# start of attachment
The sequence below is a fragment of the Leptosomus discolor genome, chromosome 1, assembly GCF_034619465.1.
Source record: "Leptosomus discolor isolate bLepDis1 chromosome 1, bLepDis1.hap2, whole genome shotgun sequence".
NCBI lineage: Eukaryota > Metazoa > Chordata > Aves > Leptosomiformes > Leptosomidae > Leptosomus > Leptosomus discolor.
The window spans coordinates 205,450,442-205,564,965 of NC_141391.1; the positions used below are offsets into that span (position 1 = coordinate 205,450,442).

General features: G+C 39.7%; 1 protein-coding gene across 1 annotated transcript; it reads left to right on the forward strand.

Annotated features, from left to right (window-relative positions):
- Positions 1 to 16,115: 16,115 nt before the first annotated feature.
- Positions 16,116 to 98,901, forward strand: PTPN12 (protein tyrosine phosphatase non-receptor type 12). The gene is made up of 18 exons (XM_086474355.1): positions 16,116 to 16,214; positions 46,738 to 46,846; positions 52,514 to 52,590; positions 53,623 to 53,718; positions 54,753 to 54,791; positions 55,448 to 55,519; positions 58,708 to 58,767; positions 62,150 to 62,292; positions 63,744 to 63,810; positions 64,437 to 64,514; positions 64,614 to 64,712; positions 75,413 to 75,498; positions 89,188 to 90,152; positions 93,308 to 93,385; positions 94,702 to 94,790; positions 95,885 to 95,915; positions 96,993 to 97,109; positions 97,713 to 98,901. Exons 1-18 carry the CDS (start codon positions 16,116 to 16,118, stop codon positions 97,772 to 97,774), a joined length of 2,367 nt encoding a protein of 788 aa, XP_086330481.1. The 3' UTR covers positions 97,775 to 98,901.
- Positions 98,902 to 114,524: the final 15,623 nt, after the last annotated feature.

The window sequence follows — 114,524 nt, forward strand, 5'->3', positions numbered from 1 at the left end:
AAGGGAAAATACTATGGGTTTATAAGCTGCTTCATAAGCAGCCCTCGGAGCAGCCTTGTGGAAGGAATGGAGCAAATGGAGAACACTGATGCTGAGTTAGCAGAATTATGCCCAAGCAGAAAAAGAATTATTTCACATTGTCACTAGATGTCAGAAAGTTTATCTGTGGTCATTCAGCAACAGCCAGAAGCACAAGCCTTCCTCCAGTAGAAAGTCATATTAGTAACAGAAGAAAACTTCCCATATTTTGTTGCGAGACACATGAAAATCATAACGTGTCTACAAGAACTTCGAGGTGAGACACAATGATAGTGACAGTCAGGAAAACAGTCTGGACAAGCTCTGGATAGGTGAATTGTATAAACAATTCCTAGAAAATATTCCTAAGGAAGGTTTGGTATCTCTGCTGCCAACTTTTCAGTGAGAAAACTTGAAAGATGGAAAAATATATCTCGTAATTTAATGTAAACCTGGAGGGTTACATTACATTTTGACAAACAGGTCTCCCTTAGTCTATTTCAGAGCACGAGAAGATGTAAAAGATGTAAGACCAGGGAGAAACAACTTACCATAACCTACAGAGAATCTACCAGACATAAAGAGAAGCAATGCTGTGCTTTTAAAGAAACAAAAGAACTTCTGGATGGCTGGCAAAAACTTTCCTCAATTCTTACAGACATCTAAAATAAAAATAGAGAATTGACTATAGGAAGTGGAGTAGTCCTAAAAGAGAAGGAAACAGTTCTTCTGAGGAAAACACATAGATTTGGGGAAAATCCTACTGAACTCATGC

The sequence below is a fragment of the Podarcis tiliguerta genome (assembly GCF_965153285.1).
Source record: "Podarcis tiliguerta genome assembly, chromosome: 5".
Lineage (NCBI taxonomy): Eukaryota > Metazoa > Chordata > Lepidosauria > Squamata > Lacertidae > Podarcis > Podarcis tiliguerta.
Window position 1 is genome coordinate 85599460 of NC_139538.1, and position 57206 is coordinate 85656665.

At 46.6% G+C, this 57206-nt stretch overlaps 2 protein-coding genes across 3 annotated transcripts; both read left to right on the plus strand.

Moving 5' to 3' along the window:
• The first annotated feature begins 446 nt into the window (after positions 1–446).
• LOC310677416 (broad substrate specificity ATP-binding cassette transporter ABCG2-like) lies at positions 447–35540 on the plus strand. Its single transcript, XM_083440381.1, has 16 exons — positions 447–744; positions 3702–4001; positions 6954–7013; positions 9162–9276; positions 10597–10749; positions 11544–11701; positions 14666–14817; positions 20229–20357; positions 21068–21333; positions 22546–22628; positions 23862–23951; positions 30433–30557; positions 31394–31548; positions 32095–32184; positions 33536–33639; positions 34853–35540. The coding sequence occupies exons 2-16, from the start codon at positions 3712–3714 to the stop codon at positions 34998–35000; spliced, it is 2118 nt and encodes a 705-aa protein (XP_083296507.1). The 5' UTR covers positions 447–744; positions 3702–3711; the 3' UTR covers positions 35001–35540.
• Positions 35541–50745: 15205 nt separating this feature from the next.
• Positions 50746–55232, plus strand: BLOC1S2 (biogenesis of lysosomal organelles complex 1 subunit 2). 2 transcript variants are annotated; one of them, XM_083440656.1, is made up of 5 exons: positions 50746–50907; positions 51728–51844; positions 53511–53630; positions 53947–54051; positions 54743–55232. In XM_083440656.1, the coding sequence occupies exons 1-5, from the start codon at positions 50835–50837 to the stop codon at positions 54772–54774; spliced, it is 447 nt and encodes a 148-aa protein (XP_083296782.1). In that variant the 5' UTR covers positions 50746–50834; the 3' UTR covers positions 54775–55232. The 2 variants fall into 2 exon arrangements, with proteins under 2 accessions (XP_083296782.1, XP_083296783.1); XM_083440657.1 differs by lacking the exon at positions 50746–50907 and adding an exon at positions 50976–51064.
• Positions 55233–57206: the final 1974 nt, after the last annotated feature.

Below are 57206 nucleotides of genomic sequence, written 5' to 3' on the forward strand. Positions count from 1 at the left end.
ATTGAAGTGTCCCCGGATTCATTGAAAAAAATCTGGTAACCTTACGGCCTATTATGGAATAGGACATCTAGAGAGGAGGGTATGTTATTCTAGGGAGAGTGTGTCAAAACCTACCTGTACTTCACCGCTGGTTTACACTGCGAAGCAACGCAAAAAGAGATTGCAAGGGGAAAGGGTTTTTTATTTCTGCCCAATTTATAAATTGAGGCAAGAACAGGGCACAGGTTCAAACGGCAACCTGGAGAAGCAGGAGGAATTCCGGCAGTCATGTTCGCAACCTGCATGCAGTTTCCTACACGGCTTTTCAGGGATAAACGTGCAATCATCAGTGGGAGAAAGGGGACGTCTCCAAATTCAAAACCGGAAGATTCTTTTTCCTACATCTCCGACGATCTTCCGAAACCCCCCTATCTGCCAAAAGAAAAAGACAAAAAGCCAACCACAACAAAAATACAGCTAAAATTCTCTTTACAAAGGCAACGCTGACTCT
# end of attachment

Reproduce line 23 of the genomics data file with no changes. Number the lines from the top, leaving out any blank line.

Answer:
Below are 57206 nucleotides of genomic sequence, written 5' to 3' on the forward strand. Positions count from 1 at the left end.